Thursday, September 18, 2014

'Charlie and the Chocolate Factory' at the Theatre Royal, Drury Lane, 17th September 2014

Sam Mendes' Charlie and the Chocolate Factory is big in every conceivable sense of the word.  No expense has been spared in realising Dahl's idiosyncratic, imaginative vision. Elephantine, impossibly detailed sets process across the stage in a dizzying demonstration of what loadsamoney can buy a production. There's no denying that this is the razzliest, dazzliest thing on the London stage at the moment, the sheer scale of the thing a monument to a financially tumescent West End.  But is it any good?

No.  Not really.  

Don't get me wrong, it's certainly not boring. Every couple of minutes they'll wheel out some stunning bit of production design to gawp out, the cast will do a song and dance on it and you'll give them a deserved round of applause. But the experience as a whole is oddly hollow, the glitz in place to camouflage the fact that there's not much going on here.

Somewhere down the line, the wonder and whimsy of Dahl's book has been lost in translation.  At first glance the book appears perfect fodder for adaptation into a stage musical.  After all it's essentially a series of larger-than-life set pieces populated by larger-than-life characters shot through Dahl's trademark sadistic sense of morality, and anyway, it was already successfully translated into musical form in the much loved 1971 film adaptation.  Surely you'd have to try pretty damn hard to screw this up.

But the ball has been fumbled.  Skulking around the back of my mind during the entire show is the RSC's competing Dahl adaptation: the marvellous Matilda, a dramatically precise and beautifully realised musical that's far superior to Charlie.  Now, Matilda is no slouch when it comes to crowd-pleasing theatrics, at least in terms of spectacle Charlie has it beat.  But that's the only area in which Charlie comes out on top.

The crucial difference between is personality.  Matilda Wormwood is rounded, likeable and interesting, whereas Charlie Bucket is the dullest child in the Dahl canon. His personality consists of subservient acceptance of poverty, saint-like niceness and... that's about it.  No wonder this show effectively shunts him off stage for much of the second half, favouring the obnoxious yet far more entertaining gaggle of Salt, Teavee, Beauregarde and Gloop.  But without a decent protagonist to pin our hopes to, the show never quite finds its emotional centre.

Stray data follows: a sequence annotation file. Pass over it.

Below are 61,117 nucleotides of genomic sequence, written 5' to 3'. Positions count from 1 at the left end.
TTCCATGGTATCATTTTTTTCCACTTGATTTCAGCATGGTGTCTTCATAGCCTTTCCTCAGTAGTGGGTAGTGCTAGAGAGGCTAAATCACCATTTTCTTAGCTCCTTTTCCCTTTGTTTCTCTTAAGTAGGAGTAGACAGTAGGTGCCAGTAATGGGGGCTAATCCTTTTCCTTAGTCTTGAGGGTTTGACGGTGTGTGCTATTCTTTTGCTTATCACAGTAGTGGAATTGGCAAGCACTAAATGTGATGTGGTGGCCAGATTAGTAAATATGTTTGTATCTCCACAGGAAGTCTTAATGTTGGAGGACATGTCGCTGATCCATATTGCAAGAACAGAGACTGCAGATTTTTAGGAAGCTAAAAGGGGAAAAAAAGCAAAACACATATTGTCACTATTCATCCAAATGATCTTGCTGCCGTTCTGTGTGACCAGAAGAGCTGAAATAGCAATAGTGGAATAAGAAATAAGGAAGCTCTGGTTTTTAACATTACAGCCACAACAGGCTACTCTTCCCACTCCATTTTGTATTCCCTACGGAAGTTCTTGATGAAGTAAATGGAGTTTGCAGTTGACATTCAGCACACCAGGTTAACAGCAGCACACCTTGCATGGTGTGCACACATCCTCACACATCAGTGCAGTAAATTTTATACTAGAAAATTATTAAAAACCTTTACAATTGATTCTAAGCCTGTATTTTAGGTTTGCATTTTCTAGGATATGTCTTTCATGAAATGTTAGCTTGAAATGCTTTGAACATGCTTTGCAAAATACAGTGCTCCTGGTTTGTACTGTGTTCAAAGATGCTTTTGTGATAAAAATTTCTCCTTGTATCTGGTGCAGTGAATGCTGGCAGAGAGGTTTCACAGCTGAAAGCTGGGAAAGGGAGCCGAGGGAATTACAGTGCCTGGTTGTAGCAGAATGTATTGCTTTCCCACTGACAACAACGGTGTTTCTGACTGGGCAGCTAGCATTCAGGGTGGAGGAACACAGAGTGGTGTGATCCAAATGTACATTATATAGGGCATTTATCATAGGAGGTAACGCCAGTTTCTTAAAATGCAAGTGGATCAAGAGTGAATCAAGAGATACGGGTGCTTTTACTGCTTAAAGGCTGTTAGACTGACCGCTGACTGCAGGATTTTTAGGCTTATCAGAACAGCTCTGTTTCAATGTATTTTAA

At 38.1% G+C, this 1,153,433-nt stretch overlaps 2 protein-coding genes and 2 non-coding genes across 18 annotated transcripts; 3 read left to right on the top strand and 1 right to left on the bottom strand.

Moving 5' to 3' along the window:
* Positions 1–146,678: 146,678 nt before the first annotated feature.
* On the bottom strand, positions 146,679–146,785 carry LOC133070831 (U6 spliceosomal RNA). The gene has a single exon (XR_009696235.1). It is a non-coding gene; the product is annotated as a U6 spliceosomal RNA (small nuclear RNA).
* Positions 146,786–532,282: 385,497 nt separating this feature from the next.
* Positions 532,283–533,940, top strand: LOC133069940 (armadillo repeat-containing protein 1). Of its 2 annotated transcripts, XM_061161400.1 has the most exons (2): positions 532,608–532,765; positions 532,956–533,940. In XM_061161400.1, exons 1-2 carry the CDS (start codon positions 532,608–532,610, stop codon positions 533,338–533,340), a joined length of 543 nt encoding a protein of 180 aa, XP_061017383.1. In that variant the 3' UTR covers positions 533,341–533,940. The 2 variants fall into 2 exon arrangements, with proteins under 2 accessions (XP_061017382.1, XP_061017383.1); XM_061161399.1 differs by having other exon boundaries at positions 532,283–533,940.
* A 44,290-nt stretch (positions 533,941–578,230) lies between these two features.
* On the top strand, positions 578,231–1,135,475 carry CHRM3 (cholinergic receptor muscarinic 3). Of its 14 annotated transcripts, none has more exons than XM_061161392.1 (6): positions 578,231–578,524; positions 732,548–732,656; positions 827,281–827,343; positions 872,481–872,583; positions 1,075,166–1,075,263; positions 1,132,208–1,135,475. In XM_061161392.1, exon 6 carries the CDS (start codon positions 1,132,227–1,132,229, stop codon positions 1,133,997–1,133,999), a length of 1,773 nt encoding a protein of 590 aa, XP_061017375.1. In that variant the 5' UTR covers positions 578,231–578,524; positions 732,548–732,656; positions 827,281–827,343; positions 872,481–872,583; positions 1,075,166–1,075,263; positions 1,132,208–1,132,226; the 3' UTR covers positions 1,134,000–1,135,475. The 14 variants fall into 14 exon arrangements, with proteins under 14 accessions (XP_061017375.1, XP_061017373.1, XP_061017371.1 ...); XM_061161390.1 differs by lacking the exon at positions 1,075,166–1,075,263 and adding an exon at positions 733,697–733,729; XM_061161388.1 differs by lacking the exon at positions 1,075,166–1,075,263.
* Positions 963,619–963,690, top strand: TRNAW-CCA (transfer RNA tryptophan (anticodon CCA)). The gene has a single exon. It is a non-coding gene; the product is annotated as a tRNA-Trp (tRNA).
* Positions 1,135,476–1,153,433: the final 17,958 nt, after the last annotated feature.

This is compounded by the entire first act taking place in the grim, post-apocalyptic nightmare where the Bucket family ekes out their subsistence existence.  This place is so cartoonishly horrible that it makes it impossible to empathise with Charlie's poverty, so your enjoyment largely rests on whether you find the antics of Charlie's bed-dwelling octogenarian relatives amusing. This material isn't awful, but with the titular chocolate factory sitting in tantalising silhouette at the stage rear you wish they'd pick up the pace and get on with it. After all, we're here to see Charlie and the Chocolate Factory, not Charlie and the Mad Max Hellscape.

Even after we retake our seats for the second half we're still not in the damn factory yet. Finally, mercifully, we make our way inside - and from here the show is a straight run of glittering stagecraft until the curtain falls.  But though the children's antics in the factory are entertaining (I particularly liked Veruca Salt, who though a complete nightmare at least knows what she wants out of life), it still never quite hit the dramatic sweet spot.

This is partly the responsibility of Alex Jenning's Willy Wonka, who never achieves the sinister eccentricity that the show needs to work.  He's an aloof, cultured and faintly snooty Wonka, all crucial traits but that quite gel into a fully rounded character.  The key to making Wonka work as a character is to show us glimpses of his insecurities - his desperate need to hide them the reason for all the showmanship.  Jenning's Wonka is too confident a showman - we never see the cracks in his visage.

Also harming the show is the purely functional songbook.  It's notable that by far the best musical number is Pure Imagination, the only song used from the '71 movie.  Here the show achieves that elusive synthesis of emotion, whimsy and spectacle, the glass elevator sequence looking great and, just for a moment, genuinely inspiring.  The rest of the songs are considerably less memorable, it's been less than a day since I saw the show and I can't hum any catchy melodies from it.  Worse, the songs are so loud and lyrically dense that it's difficult to make out what they're singing about.  The worst offender is the frantic rap that introduces Violet Beauregarde, the lyrics completely drowned out in an overly busy soundscape.

I feel somewhat disingenuous slating the show this much.  Herculean efforts have gone into realising Dahl's world on stage, the mind boggles at the amount of time, talent and money required to stage a show this big and complex.  There's a decent argument that it's worth seeing Charlie just to marvel at Mark Thompson's outstanding sets, fractally crammed with infinite flourishes of artistry.  The child performers, no doubt the cream of London's stage schools, all acquit themselves brilliantly, keeping the show consistently entertaining as simple spectacle.  

Spectacle isn't enough though.  Afterwards that hollow feeling grows and grows as you try to grasp the heart that must be somewhere under all these smoke and mirrors.  You come up empty handed. There's sound.  There's fury.  But it in the end it signifies nothing.

Charlie and the Chocolate Factory is at the Theatre Royal Drury Lane.  Tickets here.

Huge thanks to Official Theatre and Rebecca Felgate for the ticket.

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